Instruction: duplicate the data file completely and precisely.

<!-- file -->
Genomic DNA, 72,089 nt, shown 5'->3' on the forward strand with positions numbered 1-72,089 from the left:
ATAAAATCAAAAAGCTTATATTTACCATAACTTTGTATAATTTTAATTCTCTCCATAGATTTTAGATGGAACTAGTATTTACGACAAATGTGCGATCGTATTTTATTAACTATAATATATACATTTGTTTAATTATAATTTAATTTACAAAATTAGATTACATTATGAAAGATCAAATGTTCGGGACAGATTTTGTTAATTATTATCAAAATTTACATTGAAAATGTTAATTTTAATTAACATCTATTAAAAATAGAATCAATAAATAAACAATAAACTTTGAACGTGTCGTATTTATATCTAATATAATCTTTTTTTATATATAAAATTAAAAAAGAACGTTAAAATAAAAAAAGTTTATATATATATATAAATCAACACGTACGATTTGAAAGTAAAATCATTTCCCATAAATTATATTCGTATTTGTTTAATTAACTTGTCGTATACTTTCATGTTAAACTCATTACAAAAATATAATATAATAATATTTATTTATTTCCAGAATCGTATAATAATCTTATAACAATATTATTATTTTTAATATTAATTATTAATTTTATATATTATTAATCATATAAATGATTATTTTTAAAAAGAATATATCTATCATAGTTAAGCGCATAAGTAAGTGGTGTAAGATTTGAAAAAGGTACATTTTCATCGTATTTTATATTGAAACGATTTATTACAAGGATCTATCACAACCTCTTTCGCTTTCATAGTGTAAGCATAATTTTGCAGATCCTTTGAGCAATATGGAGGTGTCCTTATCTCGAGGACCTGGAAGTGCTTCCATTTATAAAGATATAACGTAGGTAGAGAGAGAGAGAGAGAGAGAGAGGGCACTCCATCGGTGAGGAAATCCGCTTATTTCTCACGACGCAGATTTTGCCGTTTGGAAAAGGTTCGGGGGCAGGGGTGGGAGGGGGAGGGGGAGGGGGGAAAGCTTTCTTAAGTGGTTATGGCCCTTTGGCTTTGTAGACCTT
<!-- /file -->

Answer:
Genomic DNA, 72,089 nt, shown 5'->3' on the forward strand with positions numbered 1-72,089 from the left:
ATAAAATCAAAAAGCTTATATTTACCATAACTTTGTATAATTTTAATTCTCTCCATAGATTTTAGATGGAACTAGTATTTACGACAAATGTGCGATCGTATTTTATTAACTATAATATATACATTTGTTTAATTATAATTTAATTTACAAAATTAGATTACATTATGAAAGATCAAATGTTCGGGACAGATTTTGTTAATTATTATCAAAATTTACATTGAAAATGTTAATTTTAATTAACATCTATTAAAAATAGAATCAATAAATAAACAATAAACTTTGAACGTGTCGTATTTATATCTAATATAATCTTTTTTTATATATAAAATTAAAAAAGAACGTTAAAATAAAAAAAGTTTATATATATATATAAATCAACACGTACGATTTGAAAGTAAAATCATTTCCCATAAATTATATTCGTATTTGTTTAATTAACTTGTCGTATACTTTCATGTTAAACTCATTACAAAAATATAATATAATAATATTTATTTATTTCCAGAATCGTATAATAATCTTATAACAATATTATTATTTTTAATATTAATTATTAATTTTATATATTATTAATCATATAAATGATTATTTTTAAAAAGAATATATCTATCATAGTTAAGCGCATAAGTAAGTGGTGTAAGATTTGAAAAAGGTACATTTTCATCGTATTTTATATTGAAACGATTTATTACAAGGATCTATCACAACCTCTTTCGCTTTCATAGTGTAAGCATAATTTTGCAGATCCTTTGAGCAATATGGAGGTGTCCTTATCTCGAGGACCTGGAAGTGCTTCCATTTATAAAGATATAACGTAGGTAGAGAGAGAGAGAGAGAGAGAGAGGGCACTCCATCGGTGAGGAAATCCGCTTATTTCTCACGACGCAGATTTTGCCGTTTGGAAAAGGTTCGGGGGCAGGGGTGGGAGGGGGAGGGGGAGGGGGGAAAGCTTTCTTAAGTGGTTATGGCCCTTTGGCTTTGTAGACCTT